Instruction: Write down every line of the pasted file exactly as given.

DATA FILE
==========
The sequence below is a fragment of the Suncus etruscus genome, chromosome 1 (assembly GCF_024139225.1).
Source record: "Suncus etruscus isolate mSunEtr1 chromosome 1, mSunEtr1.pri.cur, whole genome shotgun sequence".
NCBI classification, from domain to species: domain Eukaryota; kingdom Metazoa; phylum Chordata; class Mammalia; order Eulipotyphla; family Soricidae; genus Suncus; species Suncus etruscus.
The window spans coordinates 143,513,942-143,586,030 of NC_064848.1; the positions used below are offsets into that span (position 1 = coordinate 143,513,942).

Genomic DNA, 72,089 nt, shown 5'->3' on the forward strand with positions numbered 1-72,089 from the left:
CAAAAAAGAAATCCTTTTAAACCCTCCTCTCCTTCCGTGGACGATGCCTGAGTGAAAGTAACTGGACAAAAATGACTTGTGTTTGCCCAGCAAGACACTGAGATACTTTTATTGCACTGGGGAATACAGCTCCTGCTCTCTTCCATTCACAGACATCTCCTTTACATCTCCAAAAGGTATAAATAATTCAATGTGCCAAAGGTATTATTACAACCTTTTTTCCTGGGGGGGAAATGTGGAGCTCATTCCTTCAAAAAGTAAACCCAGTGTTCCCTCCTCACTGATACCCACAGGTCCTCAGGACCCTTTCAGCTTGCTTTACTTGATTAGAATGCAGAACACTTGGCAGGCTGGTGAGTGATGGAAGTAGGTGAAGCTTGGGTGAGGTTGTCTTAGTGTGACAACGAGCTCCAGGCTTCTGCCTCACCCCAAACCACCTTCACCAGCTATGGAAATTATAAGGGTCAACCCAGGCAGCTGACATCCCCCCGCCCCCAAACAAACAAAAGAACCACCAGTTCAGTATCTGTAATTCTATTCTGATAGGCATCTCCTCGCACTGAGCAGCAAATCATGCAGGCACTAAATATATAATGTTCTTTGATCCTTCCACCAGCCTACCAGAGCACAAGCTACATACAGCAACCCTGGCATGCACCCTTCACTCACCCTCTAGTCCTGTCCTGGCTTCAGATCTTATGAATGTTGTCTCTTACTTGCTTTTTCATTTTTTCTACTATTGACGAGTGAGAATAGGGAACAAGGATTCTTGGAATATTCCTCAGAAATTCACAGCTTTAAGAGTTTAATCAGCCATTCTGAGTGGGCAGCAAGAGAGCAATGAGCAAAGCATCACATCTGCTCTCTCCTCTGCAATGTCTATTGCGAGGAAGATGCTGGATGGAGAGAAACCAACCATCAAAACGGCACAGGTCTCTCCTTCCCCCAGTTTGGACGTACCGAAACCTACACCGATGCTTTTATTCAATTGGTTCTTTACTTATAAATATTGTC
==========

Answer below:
The sequence below is a fragment of the Suncus etruscus genome, chromosome 1 (assembly GCF_024139225.1).
Source record: "Suncus etruscus isolate mSunEtr1 chromosome 1, mSunEtr1.pri.cur, whole genome shotgun sequence".
NCBI classification, from domain to species: domain Eukaryota; kingdom Metazoa; phylum Chordata; class Mammalia; order Eulipotyphla; family Soricidae; genus Suncus; species Suncus etruscus.
The window spans coordinates 143,513,942-143,586,030 of NC_064848.1; the positions used below are offsets into that span (position 1 = coordinate 143,513,942).

Genomic DNA, 72,089 nt, shown 5'->3' on the forward strand with positions numbered 1-72,089 from the left:
CAAAAAAGAAATCCTTTTAAACCCTCCTCTCCTTCCGTGGACGATGCCTGAGTGAAAGTAACTGGACAAAAATGACTTGTGTTTGCCCAGCAAGACACTGAGATACTTTTATTGCACTGGGGAATACAGCTCCTGCTCTCTTCCATTCACAGACATCTCCTTTACATCTCCAAAAGGTATAAATAATTCAATGTGCCAAAGGTATTATTACAACCTTTTTTCCTGGGGGGGAAATGTGGAGCTCATTCCTTCAAAAAGTAAACCCAGTGTTCCCTCCTCACTGATACCCACAGGTCCTCAGGACCCTTTCAGCTTGCTTTACTTGATTAGAATGCAGAACACTTGGCAGGCTGGTGAGTGATGGAAGTAGGTGAAGCTTGGGTGAGGTTGTCTTAGTGTGACAACGAGCTCCAGGCTTCTGCCTCACCCCAAACCACCTTCACCAGCTATGGAAATTATAAGGGTCAACCCAGGCAGCTGACATCCCCCCGCCCCCAAACAAACAAAAGAACCACCAGTTCAGTATCTGTAATTCTATTCTGATAGGCATCTCCTCGCACTGAGCAGCAAATCATGCAGGCACTAAATATATAATGTTCTTTGATCCTTCCACCAGCCTACCAGAGCACAAGCTACATACAGCAACCCTGGCATGCACCCTTCACTCACCCTCTAGTCCTGTCCTGGCTTCAGATCTTATGAATGTTGTCTCTTACTTGCTTTTTCATTTTTTCTACTATTGACGAGTGAGAATAGGGAACAAGGATTCTTGGAATATTCCTCAGAAATTCACAGCTTTAAGAGTTTAATCAGCCATTCTGAGTGGGCAGCAAGAGAGCAATGAGCAAAGCATCACATCTGCTCTCTCCTCTGCAATGTCTATTGCGAGGAAGATGCTGGATGGAGAGAAACCAACCATCAAAACGGCACAGGTCTCTCCTTCCCCCAGTTTGGACGTACCGAAACCTACACCGATGCTTTTATTCAATTGGTTCTTTACTTATAAATATTGTC